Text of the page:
More Sailing Cards, Anyone?

Last December, I posted a genre of designed ephemera known as “Sailing Cards,” announcements of departing Yankee clipper ships sailing cargo from San Francisco around South America through Cape Horn to Boston.

The cards served as advertisements and records of the various ships, which filled harbors with hundreds of masts, and were as smartly designed as any Gilded Age artifact. I’ve found some more cards for some quirkily named vessels.

Eagle Wing: On a voyage from Boston to Bombay in 1865, she disappeared and was never heard from again.

Franklin: Named after you-know-who, who was Boston's most celebrated native.

The Italian patriot Giuseppi Garibaldi once served in the Sardinian navy where he plotted to seize the frigate on which he served.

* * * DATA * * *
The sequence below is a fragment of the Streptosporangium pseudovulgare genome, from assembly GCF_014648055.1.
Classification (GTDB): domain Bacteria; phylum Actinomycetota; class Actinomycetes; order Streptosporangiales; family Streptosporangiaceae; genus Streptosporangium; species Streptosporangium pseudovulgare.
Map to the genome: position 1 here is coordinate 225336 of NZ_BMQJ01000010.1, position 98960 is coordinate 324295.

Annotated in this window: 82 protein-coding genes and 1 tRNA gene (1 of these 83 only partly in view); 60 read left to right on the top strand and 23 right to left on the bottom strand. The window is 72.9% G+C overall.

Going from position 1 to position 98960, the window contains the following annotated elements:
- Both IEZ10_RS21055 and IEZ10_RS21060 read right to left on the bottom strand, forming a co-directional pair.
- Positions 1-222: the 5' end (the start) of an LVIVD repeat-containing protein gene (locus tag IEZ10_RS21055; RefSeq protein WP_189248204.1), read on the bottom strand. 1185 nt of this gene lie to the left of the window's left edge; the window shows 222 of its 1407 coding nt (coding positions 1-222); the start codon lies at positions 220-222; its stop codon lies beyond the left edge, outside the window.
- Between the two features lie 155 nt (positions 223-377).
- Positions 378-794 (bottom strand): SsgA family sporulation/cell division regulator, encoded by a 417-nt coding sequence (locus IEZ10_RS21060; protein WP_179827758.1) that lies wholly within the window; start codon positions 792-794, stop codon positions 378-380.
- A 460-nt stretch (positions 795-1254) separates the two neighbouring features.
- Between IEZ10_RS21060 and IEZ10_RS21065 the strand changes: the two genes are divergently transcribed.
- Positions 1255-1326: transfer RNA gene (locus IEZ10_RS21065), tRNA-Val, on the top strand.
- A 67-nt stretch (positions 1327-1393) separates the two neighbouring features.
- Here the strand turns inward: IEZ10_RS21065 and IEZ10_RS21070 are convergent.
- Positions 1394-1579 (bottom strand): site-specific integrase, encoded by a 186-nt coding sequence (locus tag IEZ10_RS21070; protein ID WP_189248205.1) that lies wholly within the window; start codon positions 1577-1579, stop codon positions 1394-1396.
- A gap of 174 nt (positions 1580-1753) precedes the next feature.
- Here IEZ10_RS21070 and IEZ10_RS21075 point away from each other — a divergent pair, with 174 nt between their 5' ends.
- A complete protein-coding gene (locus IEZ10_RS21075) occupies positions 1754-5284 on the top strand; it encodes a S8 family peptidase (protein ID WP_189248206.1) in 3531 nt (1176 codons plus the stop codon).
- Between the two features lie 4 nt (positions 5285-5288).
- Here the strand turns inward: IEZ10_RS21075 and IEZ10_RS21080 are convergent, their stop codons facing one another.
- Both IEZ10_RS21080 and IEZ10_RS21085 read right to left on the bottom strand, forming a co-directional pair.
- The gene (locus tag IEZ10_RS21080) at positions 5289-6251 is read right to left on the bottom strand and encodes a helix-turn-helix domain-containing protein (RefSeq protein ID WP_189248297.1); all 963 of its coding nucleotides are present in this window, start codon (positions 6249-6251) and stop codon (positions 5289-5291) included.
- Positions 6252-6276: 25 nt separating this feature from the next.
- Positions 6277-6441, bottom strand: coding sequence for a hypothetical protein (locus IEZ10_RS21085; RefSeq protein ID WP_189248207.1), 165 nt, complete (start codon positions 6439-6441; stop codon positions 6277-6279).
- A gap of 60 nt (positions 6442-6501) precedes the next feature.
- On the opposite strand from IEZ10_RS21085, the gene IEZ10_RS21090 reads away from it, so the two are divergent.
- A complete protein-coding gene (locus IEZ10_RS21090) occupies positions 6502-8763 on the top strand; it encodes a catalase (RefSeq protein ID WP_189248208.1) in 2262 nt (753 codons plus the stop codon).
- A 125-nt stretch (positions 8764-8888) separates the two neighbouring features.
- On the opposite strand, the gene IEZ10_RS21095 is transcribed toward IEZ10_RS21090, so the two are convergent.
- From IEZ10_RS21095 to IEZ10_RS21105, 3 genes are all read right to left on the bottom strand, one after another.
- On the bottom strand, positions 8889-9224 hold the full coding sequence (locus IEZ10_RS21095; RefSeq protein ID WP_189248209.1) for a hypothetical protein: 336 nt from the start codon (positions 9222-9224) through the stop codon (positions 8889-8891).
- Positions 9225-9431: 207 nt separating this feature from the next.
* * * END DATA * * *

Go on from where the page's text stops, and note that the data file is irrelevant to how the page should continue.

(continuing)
Hornet: The ship was rounding Cape Horn when a cask of varnish exploded. The Captain and fifteen mean reached Hawaii and survived.

Huguenot: Under Captain Sylvanus Nickerson, the ship foundered and sank in the Indian Ocean.

Ocean Express: While in Liverpool in 1855, her crew mutinied and were stranded on English soil without sufficient clothes.

Sancho Panza: Her first trip was from S.F. to Foo Chow, China. Later her name was changed to Nimrod.

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For more Steven Heller, check out his book Inside the Business of Illustration—one of the many Heller titles available at MyDesignShop.com.

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